Sheep-shearing is a great place to begin the conversation with your children about the influences sheep has upon our culture here in New England. Seeing sheep being shorn with traditional tools while listening to tales being spun by the shearer can give kids a unique insight into our regional history and this historical trade. Asking questions about how wool is processed after a sheep has been shorn, and how modern day processing techniques might compare to the techniques used in the Colonial era can support interests and lead to a lot of learning! Check out sheep shearing happening at community events and local farms, some using traditional tools (Wool Days & Sheep to Shawl), others with modern electric tools for comparison (Sheep & Woolcraft Fair).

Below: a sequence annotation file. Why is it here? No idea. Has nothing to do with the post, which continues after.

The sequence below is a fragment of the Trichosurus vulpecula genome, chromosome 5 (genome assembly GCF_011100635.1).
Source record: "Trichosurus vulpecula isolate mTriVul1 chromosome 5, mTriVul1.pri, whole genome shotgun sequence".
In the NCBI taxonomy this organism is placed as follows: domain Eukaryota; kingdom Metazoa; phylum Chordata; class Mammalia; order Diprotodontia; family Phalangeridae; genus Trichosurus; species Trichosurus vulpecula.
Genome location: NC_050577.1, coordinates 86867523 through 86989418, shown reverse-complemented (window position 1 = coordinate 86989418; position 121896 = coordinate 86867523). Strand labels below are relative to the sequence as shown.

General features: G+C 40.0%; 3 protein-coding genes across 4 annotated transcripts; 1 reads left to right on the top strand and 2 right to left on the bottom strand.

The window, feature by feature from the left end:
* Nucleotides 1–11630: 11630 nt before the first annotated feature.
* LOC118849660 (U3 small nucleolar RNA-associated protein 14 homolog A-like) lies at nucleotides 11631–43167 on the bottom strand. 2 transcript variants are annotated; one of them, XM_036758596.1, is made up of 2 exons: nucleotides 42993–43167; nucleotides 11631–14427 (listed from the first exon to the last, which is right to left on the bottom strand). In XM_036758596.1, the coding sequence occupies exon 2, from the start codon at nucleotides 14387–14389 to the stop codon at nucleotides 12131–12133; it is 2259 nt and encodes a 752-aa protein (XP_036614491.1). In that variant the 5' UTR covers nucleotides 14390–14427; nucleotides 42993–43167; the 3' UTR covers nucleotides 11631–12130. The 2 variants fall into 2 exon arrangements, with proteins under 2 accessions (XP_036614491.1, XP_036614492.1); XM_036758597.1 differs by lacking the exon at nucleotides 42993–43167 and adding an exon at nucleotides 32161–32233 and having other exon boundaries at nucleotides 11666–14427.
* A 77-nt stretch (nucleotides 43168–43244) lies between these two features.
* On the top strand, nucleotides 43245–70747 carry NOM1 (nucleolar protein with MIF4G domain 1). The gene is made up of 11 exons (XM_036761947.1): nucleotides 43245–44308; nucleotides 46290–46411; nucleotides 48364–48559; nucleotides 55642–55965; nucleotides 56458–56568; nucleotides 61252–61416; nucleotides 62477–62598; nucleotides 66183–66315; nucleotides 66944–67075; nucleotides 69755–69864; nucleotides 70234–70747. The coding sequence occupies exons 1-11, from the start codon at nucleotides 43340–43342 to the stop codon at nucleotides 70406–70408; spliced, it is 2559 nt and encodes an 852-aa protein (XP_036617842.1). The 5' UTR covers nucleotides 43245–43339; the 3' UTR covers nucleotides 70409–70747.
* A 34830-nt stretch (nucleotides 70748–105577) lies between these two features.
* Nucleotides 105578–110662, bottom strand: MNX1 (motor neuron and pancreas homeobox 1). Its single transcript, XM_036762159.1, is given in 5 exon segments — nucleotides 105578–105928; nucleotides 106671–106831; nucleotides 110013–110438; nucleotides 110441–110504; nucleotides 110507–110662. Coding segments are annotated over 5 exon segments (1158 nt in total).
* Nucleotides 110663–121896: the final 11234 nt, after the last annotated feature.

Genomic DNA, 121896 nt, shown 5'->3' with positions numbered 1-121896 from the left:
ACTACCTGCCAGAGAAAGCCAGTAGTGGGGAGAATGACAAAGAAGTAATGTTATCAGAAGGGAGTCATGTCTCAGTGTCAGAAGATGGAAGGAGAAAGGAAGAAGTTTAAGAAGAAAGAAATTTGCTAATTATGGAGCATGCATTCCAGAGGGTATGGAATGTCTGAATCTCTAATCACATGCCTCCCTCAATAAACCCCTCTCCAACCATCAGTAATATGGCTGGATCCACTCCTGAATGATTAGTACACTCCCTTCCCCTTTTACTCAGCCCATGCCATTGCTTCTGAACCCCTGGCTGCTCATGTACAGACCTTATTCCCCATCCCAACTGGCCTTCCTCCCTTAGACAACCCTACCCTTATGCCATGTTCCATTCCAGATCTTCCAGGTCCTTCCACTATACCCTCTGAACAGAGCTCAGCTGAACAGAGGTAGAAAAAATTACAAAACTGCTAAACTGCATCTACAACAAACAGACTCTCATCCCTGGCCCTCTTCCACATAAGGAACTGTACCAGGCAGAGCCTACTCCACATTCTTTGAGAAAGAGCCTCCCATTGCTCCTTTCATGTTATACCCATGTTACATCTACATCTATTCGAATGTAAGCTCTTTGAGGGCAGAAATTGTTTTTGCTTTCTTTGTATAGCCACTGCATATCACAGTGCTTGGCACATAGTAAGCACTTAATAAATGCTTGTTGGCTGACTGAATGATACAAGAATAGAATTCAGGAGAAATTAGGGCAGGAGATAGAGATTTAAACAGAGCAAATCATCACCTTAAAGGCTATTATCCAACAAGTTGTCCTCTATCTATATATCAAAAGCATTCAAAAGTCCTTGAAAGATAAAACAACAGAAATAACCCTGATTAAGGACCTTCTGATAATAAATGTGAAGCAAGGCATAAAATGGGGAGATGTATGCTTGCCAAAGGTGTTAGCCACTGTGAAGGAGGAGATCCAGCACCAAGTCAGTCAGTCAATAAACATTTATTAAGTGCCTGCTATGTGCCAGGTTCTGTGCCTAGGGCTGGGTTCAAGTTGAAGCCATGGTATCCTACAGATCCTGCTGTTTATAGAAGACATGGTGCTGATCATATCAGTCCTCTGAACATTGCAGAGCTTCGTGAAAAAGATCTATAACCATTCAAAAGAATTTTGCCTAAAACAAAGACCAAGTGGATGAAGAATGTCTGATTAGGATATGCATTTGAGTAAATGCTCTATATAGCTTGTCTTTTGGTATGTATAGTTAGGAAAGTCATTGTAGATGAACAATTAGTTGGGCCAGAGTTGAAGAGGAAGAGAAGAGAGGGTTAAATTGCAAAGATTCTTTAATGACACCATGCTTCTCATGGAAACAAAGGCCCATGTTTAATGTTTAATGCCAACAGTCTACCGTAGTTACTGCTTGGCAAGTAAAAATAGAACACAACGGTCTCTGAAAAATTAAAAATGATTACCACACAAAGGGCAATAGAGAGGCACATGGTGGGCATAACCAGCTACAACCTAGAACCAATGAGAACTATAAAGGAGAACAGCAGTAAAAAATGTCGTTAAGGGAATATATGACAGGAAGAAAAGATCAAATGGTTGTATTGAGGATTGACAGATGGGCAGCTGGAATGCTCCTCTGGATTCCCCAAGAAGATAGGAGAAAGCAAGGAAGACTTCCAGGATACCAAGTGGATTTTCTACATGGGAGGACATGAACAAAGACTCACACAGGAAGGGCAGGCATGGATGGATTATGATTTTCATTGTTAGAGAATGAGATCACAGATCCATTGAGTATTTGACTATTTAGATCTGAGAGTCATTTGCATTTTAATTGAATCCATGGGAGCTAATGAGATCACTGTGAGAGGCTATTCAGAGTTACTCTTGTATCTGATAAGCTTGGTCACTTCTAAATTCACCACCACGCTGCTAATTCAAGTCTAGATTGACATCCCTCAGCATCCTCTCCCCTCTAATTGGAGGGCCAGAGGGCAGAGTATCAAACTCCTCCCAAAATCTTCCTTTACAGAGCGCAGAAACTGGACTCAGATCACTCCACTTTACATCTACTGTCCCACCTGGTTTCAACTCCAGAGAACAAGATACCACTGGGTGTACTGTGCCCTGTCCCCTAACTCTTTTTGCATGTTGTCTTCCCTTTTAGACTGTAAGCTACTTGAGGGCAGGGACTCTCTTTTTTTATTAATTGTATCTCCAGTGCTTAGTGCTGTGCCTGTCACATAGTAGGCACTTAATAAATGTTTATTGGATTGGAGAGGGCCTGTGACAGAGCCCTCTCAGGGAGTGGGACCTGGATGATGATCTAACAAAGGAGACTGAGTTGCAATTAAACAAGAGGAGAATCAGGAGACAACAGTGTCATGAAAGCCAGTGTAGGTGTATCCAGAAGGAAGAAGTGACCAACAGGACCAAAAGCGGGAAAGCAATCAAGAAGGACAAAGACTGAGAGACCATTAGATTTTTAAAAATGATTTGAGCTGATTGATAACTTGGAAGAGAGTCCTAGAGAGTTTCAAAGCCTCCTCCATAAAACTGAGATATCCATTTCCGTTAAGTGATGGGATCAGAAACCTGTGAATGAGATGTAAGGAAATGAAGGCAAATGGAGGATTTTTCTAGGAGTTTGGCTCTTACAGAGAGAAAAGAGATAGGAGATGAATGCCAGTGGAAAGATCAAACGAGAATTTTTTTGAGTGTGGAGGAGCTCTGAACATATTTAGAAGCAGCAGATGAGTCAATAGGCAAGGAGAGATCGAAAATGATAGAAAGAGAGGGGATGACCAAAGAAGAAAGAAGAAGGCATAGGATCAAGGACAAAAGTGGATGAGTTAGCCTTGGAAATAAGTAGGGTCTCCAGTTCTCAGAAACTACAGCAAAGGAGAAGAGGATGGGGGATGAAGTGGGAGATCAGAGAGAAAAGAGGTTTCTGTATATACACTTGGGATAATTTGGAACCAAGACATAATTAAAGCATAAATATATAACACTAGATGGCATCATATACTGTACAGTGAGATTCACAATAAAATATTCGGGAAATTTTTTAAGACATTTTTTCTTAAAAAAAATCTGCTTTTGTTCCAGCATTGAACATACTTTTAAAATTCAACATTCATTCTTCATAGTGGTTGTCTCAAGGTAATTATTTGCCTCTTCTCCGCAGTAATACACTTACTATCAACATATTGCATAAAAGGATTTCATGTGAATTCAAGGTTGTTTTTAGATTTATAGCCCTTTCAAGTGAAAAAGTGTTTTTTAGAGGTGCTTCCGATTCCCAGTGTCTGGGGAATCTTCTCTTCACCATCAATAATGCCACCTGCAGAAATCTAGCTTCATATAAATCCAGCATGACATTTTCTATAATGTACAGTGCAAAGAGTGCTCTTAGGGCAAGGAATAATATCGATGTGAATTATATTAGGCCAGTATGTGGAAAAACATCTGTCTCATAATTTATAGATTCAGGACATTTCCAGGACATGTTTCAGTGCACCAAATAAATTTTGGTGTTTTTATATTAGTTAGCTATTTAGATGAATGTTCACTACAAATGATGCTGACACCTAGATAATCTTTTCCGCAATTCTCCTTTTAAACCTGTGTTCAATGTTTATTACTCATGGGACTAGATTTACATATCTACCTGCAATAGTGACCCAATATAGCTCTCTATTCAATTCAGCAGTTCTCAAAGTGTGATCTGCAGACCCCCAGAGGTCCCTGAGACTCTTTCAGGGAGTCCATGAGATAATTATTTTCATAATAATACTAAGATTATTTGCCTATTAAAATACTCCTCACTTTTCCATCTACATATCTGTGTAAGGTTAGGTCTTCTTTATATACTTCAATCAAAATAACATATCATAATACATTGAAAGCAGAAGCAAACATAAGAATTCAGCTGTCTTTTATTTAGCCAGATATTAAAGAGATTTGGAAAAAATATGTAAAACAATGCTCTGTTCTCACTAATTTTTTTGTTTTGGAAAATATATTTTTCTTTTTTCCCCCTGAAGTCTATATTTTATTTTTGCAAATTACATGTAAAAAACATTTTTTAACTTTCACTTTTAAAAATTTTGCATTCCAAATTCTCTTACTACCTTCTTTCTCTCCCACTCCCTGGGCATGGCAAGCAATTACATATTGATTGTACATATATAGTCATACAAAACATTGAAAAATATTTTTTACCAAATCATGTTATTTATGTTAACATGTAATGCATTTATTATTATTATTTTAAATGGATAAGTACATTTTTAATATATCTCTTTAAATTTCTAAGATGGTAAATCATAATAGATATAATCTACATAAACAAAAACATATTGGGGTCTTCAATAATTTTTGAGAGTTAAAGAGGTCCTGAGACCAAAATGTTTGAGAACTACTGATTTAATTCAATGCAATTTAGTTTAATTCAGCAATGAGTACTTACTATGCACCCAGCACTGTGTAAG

There are many festivals and wool celebrations that take place in New England throughout the year. Here are a few where you can learn more about raising sheep, fiber production, and processing.
An age-old skill, knitting provides us with some of our most treasured warm clothes. Learning the art of knitting can not only help to provide warmth, but can lead to explorations of local history, local agriculture, and complex math – and families can even engage in service-based learning by donating hand-knitted goods to help support people in need!
Want to learn how to dye wool with Kool-Aid or make a needle-felted fairy? Perhaps you’ve never seen sheep dogs in action or can’t tell a Cotswold from a Corriedale? Indulge your curiosities by attending the Massachusetts Sheep and Woolcraft Fair this Memorial Day weekend!
Massachusetts Sheep and Woolcraft Fair provides children with the opportunity to learn experientially about portions of agriculture, art, and the manufacturing of small-scale goods that are important both within our history here in western Massachusetts, and in our current modern culture as well.